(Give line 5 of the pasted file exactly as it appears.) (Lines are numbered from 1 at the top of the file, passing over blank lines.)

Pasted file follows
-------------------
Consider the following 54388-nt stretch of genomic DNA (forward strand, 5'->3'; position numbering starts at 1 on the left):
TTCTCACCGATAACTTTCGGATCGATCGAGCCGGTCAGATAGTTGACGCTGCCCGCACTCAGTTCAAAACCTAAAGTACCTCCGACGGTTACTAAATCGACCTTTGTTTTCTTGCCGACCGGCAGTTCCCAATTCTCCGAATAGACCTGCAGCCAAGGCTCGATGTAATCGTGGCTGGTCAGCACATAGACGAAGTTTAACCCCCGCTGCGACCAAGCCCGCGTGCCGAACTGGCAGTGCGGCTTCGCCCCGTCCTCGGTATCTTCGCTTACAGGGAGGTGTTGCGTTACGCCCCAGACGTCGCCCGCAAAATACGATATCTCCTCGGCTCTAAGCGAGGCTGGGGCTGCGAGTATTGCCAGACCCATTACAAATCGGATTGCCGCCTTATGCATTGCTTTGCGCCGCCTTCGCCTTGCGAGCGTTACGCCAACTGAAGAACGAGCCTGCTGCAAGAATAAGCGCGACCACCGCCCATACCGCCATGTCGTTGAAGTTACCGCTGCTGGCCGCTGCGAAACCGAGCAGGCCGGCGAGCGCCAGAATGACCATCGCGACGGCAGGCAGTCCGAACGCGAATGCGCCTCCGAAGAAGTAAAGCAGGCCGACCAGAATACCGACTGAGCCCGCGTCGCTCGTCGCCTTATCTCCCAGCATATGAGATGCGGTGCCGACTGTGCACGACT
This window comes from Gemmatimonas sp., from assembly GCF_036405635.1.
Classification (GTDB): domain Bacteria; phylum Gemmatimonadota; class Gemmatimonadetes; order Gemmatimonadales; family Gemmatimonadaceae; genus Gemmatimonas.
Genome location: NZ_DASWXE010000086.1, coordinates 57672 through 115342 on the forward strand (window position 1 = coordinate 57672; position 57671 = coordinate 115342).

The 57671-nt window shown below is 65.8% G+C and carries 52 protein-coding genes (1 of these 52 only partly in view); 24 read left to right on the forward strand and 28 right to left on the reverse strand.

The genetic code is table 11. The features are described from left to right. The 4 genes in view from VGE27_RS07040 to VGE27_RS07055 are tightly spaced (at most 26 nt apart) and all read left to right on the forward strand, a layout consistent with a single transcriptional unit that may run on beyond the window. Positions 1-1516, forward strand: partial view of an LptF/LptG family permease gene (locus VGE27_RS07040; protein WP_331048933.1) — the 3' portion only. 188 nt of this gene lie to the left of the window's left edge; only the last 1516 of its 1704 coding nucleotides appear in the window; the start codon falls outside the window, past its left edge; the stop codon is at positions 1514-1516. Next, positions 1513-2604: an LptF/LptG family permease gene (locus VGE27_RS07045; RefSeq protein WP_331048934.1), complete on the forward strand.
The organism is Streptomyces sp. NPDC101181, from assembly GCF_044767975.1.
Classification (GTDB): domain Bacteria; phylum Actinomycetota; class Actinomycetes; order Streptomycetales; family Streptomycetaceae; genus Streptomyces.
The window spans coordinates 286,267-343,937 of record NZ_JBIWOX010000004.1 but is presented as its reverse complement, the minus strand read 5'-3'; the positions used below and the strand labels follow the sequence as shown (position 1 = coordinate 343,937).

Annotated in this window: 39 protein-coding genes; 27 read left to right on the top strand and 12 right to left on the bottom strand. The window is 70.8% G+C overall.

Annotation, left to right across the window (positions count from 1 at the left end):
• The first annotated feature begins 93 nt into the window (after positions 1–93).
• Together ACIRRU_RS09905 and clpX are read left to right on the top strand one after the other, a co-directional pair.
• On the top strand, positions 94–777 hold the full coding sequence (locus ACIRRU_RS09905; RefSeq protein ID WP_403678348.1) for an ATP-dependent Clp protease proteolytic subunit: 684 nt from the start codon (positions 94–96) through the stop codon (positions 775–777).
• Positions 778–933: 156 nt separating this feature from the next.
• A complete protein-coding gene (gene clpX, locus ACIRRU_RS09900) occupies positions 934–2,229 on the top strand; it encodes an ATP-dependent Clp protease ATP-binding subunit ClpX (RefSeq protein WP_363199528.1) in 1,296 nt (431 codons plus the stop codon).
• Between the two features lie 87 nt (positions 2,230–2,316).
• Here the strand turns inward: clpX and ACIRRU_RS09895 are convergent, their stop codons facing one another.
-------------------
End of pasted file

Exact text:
Genome location: NZ_DASWXE010000086.1, coordinates 57672 through 115342 on the forward strand (window position 1 = coordinate 57672; position 57671 = coordinate 115342).